Answer: The imperial aristocracy is polygynous—the two sons have different mothers. The elder's mother is from the imperial high aristocracy, so he has the support of the old families and a dominant position in the eastern (chief) capital. The younger son's mother is from the old royalty of the conquered area; that's why he grew up in the (new) western province where their language was the local language. So the son has the loyalty of the conquered aristocracy, which I assume has been pushed one level down but is still locally powerful. One way of discouraging revolt is to make it clear to the local elite that one of their people might be the next Emperor. The Emperor wants to hold the loyalty of both factions for as long as possible before committing himself to an heir, preferably the younger.
I have long argued that humans have pattern recognition software so good that it can find patterns that aren't there; one might take this as an example. I found it an interesting one. None of this was planned, but it all fell neatly into place
2. No plot survives contact with the characters.
In Harald, as first plotted and told as bedtime stories to my daughter, there was a minor character named Anne, the young king's mistress. The King's competent father has died, and he has a dangerously unrealistic view of how to do the job. Harald, who is a very good story teller as well as a very talented military commander, uses her to feed his view of the situation to the circle of young adults around the king, in order to put pressure on him to change his policies.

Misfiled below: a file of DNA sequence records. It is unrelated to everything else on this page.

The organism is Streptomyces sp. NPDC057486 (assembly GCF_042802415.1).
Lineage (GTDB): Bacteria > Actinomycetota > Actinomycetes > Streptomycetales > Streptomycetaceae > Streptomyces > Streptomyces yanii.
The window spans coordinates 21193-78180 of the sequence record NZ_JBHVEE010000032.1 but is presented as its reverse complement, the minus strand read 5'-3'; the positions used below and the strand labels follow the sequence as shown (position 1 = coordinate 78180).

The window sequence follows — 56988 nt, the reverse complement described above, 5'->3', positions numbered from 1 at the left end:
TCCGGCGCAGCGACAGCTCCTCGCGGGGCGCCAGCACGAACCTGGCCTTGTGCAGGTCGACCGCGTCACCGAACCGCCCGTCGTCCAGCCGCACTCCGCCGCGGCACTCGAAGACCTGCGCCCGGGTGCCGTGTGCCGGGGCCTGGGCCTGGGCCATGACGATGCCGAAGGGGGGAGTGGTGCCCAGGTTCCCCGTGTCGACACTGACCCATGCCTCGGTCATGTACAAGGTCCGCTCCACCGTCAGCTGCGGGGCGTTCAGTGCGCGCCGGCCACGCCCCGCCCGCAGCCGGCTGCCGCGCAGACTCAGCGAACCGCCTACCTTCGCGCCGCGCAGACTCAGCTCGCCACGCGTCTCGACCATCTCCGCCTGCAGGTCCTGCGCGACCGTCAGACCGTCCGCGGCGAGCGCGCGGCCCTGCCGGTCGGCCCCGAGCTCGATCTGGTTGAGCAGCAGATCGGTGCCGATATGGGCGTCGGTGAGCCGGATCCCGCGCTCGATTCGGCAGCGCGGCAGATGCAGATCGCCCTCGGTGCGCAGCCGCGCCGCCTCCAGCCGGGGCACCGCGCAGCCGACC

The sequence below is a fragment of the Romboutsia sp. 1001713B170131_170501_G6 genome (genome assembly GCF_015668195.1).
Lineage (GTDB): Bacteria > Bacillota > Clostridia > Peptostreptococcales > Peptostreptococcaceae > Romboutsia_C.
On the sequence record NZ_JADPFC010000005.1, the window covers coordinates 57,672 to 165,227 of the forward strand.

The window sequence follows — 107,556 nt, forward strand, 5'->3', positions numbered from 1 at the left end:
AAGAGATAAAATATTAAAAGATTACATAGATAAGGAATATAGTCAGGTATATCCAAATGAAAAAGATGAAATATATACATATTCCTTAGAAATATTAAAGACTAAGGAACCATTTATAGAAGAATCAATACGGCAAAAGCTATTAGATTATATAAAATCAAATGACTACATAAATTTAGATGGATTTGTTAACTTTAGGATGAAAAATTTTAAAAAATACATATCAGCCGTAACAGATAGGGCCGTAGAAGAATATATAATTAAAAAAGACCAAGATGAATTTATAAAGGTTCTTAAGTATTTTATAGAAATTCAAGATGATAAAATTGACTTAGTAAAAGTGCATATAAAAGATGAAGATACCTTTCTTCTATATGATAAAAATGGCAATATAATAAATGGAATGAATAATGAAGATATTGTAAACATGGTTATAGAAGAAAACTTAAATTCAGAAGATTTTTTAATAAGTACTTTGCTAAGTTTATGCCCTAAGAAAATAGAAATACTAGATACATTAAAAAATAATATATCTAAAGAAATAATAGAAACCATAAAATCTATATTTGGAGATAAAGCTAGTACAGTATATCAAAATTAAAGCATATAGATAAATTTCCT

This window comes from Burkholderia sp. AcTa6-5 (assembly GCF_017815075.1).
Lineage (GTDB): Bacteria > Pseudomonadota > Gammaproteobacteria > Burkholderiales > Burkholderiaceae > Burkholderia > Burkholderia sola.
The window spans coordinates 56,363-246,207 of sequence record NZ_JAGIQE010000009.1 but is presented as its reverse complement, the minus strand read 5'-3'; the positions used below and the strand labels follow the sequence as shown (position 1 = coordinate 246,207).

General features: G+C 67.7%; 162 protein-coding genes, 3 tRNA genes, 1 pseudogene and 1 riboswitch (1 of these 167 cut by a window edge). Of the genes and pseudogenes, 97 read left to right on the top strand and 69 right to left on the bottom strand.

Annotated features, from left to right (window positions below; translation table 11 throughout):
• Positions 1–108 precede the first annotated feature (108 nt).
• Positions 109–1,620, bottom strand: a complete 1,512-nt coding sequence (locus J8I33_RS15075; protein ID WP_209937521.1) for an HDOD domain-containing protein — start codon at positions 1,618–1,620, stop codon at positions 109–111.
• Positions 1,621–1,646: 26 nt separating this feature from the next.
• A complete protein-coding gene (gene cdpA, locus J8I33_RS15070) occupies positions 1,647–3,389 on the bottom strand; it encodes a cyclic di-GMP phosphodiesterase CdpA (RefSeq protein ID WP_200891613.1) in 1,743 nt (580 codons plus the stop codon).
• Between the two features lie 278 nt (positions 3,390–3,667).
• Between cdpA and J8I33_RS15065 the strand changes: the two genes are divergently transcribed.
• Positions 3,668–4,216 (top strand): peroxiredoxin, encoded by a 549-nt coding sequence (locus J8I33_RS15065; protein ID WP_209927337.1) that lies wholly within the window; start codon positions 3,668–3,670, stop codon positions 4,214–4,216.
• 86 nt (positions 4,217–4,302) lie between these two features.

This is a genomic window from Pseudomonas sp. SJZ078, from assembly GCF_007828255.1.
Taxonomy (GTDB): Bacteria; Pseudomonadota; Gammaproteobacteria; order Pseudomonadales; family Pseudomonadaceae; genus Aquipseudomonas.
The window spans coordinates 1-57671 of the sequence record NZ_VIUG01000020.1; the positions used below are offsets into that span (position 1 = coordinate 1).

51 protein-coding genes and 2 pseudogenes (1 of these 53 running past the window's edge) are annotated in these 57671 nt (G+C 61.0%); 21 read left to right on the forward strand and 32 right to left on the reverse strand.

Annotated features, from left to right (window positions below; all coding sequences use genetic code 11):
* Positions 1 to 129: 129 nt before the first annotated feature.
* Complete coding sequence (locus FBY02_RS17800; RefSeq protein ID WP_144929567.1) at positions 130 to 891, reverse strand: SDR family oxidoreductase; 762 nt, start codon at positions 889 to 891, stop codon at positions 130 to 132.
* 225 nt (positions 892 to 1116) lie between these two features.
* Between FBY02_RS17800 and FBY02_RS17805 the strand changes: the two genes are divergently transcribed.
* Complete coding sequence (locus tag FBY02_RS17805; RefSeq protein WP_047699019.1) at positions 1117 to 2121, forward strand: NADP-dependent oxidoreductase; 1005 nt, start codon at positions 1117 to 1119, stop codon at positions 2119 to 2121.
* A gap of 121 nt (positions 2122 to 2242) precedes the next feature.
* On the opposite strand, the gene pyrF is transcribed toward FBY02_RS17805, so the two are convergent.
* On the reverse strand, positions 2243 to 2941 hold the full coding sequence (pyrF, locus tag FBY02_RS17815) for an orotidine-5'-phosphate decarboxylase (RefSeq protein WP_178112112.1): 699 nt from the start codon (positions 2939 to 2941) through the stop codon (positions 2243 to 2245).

By the time the final draft was written, Anne had morphed into my stealth heroine—the noblewoman the King was courting, who makes it clear to him that she think he is acting very badly and she isn't going to marry him as long as he continues to do so, who helps save the situation at one point by a risky and heroic act (riding out of the king's army to one commanded in part by her father, just before the battle starts, to prevent the latter from being tricked into fighting the former), marries the king after he has reversed his policy, gets captured by the Empire when the castle she is in falls, and escapes by a piece of elegant cleverness of the same order as what my protagonist has been using to beat the empire in his campaigns.